“Sources familiar with the substance of the exchanges told Al-Monitor on strict condition of anonymity that Turkish demands that the United States drop its plans to free Raqqa with the YPG-led Syrian Democratic Forces (SDF), labeling them terrorists, elicited a frosty response,” Zaman writes. “The stiffest demurral came from Votel, the sources said. ‘He explained his position like a soldier would, it was quite tough,’ one source observed. During the encounter, CENTCOM officials reminded the Turks that having talked about putting Turkish boots on the ground for Raqqa as an alternative to the YPG, the Turkish General Staff had yet to present a blueprint detailing Turkey's operational plans and precise contribution. The Turks got their most sympathetic hearing in the White House, the sources added, declining to elaborate.”

The Washington Post reported earlier this month that the US reliance on the SDF is the result of Turkey’s failure to provide alternative forces. Erdogan still seeks to leverage the Turkish Armed Forces (TSK) association with an array of armed groups, most of which are Turkmens and others that are Salafi in orientation, to be the backbone of a security force for northern Syria.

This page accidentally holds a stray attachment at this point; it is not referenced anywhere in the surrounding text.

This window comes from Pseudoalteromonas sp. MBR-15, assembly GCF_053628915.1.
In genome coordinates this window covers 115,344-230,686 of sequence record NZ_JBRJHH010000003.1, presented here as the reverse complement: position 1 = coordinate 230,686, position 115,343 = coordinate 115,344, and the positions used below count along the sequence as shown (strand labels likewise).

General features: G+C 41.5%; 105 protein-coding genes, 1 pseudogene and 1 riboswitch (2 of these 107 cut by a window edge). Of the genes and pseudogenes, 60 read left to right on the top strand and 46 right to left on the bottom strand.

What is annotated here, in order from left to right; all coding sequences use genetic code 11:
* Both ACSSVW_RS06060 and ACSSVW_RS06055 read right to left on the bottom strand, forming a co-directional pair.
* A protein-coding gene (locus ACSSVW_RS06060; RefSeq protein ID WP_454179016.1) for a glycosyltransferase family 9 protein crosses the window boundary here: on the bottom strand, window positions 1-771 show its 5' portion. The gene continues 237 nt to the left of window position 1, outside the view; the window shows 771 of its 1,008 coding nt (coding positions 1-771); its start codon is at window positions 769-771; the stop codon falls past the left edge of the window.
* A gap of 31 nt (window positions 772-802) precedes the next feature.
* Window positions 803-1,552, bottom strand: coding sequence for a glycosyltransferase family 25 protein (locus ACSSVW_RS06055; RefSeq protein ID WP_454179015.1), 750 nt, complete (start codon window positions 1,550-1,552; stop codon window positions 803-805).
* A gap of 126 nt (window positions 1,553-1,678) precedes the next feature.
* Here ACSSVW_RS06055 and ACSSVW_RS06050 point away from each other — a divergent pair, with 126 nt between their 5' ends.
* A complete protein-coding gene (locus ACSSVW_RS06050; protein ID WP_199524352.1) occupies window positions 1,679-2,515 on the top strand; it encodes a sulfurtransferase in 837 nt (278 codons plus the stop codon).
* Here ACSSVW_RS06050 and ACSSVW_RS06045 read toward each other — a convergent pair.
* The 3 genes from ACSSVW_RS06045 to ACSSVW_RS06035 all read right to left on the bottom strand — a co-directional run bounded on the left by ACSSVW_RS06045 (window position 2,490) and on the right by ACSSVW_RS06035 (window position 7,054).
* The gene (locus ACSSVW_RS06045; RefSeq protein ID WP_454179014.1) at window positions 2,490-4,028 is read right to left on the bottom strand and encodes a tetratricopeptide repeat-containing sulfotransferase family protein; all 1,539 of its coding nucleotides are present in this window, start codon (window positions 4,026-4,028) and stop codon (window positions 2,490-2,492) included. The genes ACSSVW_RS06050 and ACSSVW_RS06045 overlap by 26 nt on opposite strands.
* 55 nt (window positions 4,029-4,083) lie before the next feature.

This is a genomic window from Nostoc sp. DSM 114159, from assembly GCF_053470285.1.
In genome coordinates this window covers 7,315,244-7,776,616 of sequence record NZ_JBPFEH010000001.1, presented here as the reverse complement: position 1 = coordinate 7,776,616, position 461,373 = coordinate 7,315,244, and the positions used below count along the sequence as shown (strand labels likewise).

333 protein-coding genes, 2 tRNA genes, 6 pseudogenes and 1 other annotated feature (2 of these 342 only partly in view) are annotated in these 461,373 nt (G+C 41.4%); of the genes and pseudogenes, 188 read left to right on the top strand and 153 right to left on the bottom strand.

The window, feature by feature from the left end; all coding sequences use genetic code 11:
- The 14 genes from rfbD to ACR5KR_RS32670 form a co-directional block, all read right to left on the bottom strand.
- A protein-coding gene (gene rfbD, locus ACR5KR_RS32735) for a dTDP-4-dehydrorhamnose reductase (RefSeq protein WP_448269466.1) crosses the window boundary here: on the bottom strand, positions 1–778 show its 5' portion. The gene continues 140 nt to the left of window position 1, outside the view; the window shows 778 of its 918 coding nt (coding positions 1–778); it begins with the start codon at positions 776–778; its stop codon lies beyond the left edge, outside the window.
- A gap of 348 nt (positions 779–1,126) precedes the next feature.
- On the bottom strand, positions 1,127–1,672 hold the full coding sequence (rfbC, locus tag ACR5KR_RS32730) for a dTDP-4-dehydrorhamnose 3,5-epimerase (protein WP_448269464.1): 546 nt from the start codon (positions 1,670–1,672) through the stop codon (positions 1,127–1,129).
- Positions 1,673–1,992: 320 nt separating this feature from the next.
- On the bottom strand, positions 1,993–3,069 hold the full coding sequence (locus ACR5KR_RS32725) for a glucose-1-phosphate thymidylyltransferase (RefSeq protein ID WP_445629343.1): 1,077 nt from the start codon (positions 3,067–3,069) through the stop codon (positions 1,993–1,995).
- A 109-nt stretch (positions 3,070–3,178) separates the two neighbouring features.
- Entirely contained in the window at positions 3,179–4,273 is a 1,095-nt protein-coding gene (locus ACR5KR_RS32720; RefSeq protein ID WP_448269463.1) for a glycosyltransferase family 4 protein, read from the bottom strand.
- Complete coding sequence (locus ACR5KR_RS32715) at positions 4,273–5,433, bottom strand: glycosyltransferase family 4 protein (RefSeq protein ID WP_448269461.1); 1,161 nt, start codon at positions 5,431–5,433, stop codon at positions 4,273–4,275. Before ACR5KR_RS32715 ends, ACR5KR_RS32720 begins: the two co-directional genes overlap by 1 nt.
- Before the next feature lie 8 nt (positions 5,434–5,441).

Tastekin’s analysis underscores the questionable capacity of these forces. “Although some recent successes in the field have again made the militias attractive, what is not at all transparent is the true strength of the diverse groups,” he writes. “There is no reliable data about them, giving the impression that the usefulness of a motley group of militiamen may be overblown. The potential Erdogan had set his eyes on is melting away with their endless internal squabbles. Many groups associated with Jabhat Fatah al-Sham (formerly Jabhat al-Nusra) now clash with groups that have allied with Ahrar al-Sham, which is gaining prominence among religious factions. Some groups fighting under Ahrar al-Sham have already decided that joining Euphrates Shield is against their interests. In other words, receiving support from Turkey does not guarantee that they will become Turkey's soldiers.”